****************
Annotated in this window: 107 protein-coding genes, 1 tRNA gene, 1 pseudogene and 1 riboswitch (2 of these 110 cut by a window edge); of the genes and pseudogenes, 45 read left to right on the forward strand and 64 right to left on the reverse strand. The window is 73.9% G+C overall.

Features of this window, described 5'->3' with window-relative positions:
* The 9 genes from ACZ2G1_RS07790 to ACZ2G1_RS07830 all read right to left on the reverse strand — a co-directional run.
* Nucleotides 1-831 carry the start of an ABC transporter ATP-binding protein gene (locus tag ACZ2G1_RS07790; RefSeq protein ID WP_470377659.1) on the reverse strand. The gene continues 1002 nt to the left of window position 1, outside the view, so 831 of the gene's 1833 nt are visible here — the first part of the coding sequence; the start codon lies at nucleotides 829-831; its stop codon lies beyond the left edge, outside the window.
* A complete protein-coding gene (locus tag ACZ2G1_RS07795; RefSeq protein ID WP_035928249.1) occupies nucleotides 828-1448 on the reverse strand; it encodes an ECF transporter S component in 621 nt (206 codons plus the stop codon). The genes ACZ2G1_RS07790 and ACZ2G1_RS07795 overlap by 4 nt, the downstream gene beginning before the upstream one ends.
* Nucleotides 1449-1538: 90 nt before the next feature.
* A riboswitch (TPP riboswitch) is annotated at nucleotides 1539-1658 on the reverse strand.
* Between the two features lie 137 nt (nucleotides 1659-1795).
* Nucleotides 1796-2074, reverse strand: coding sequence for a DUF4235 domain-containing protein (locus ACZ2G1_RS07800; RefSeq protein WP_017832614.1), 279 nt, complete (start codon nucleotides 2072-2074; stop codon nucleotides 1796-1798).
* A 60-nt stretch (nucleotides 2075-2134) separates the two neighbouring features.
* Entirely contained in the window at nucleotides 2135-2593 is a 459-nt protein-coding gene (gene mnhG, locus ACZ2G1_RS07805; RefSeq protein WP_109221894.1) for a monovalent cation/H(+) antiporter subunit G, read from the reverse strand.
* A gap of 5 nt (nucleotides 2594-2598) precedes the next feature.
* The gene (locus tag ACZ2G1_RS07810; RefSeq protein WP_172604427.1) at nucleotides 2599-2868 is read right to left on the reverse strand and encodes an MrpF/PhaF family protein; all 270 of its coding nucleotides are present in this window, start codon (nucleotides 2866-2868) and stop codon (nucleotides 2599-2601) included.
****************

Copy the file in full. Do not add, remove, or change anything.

Annotated in this window: 107 protein-coding genes, 1 tRNA gene, 1 pseudogene and 1 riboswitch (2 of these 110 cut by a window edge); of the genes and pseudogenes, 45 read left to right on the forward strand and 64 right to left on the reverse strand. The window is 73.9% G+C overall.

Features of this window, described 5'->3' with window-relative positions:
* The 9 genes from ACZ2G1_RS07790 to ACZ2G1_RS07830 all read right to left on the reverse strand — a co-directional run.
* Nucleotides 1-831 carry the start of an ABC transporter ATP-binding protein gene (locus tag ACZ2G1_RS07790; RefSeq protein ID WP_470377659.1) on the reverse strand. The gene continues 1002 nt to the left of window position 1, outside the view, so 831 of the gene's 1833 nt are visible here — the first part of the coding sequence; the start codon lies at nucleotides 829-831; its stop codon lies beyond the left edge, outside the window.
* A complete protein-coding gene (locus tag ACZ2G1_RS07795; RefSeq protein ID WP_035928249.1) occupies nucleotides 828-1448 on the reverse strand; it encodes an ECF transporter S component in 621 nt (206 codons plus the stop codon). The genes ACZ2G1_RS07790 and ACZ2G1_RS07795 overlap by 4 nt, the downstream gene beginning before the upstream one ends.
* Nucleotides 1449-1538: 90 nt before the next feature.
* A riboswitch (TPP riboswitch) is annotated at nucleotides 1539-1658 on the reverse strand.
* Between the two features lie 137 nt (nucleotides 1659-1795).
* Nucleotides 1796-2074, reverse strand: coding sequence for a DUF4235 domain-containing protein (locus ACZ2G1_RS07800; RefSeq protein WP_017832614.1), 279 nt, complete (start codon nucleotides 2072-2074; stop codon nucleotides 1796-1798).
* A 60-nt stretch (nucleotides 2075-2134) separates the two neighbouring features.
* Entirely contained in the window at nucleotides 2135-2593 is a 459-nt protein-coding gene (gene mnhG, locus ACZ2G1_RS07805; RefSeq protein WP_109221894.1) for a monovalent cation/H(+) antiporter subunit G, read from the reverse strand.
* A gap of 5 nt (nucleotides 2594-2598) precedes the next feature.
* The gene (locus tag ACZ2G1_RS07810; RefSeq protein WP_172604427.1) at nucleotides 2599-2868 is read right to left on the reverse strand and encodes an MrpF/PhaF family protein; all 270 of its coding nucleotides are present in this window, start codon (nucleotides 2866-2868) and stop codon (nucleotides 2599-2601) included.